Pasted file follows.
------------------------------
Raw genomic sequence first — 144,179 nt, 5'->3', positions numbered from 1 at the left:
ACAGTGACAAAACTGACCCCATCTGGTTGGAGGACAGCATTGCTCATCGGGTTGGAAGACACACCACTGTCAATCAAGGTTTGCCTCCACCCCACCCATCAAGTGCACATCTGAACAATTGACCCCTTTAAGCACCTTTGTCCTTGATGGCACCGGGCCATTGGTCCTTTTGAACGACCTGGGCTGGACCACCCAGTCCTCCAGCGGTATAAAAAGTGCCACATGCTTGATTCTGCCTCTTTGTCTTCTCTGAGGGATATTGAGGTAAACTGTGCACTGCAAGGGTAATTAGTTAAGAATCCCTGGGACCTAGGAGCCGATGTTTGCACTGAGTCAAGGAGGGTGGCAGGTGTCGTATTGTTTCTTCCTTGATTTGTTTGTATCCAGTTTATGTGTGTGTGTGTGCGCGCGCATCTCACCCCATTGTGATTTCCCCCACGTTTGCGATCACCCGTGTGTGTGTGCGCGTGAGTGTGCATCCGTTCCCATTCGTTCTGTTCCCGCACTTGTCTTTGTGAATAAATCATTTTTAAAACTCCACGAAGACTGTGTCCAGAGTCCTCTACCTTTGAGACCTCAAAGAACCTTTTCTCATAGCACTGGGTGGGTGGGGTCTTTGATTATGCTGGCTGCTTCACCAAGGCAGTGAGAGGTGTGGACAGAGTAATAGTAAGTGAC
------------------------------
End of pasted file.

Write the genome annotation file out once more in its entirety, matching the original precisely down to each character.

Raw genomic sequence first — 144,179 nt, 5'->3', positions numbered from 1 at the left:
ACAGTGACAAAACTGACCCCATCTGGTTGGAGGACAGCATTGCTCATCGGGTTGGAAGACACACCACTGTCAATCAAGGTTTGCCTCCACCCCACCCATCAAGTGCACATCTGAACAATTGACCCCTTTAAGCACCTTTGTCCTTGATGGCACCGGGCCATTGGTCCTTTTGAACGACCTGGGCTGGACCACCCAGTCCTCCAGCGGTATAAAAAGTGCCACATGCTTGATTCTGCCTCTTTGTCTTCTCTGAGGGATATTGAGGTAAACTGTGCACTGCAAGGGTAATTAGTTAAGAATCCCTGGGACCTAGGAGCCGATGTTTGCACTGAGTCAAGGAGGGTGGCAGGTGTCGTATTGTTTCTTCCTTGATTTGTTTGTATCCAGTTTATGTGTGTGTGTGTGCGCGCGCATCTCACCCCATTGTGATTTCCCCCACGTTTGCGATCACCCGTGTGTGTGTGCGCGTGAGTGTGCATCCGTTCCCATTCGTTCTGTTCCCGCACTTGTCTTTGTGAATAAATCATTTTTAAAACTCCACGAAGACTGTGTCCAGAGTCCTCTACCTTTGAGACCTCAAAGAACCTTTTCTCATAGCACTGGGTGGGTGGGGTCTTTGATTATGCTGGCTGCTTCACCAAGGCAGTGAGAGGTGTGGACAGAGTAATAGTAAGTGAC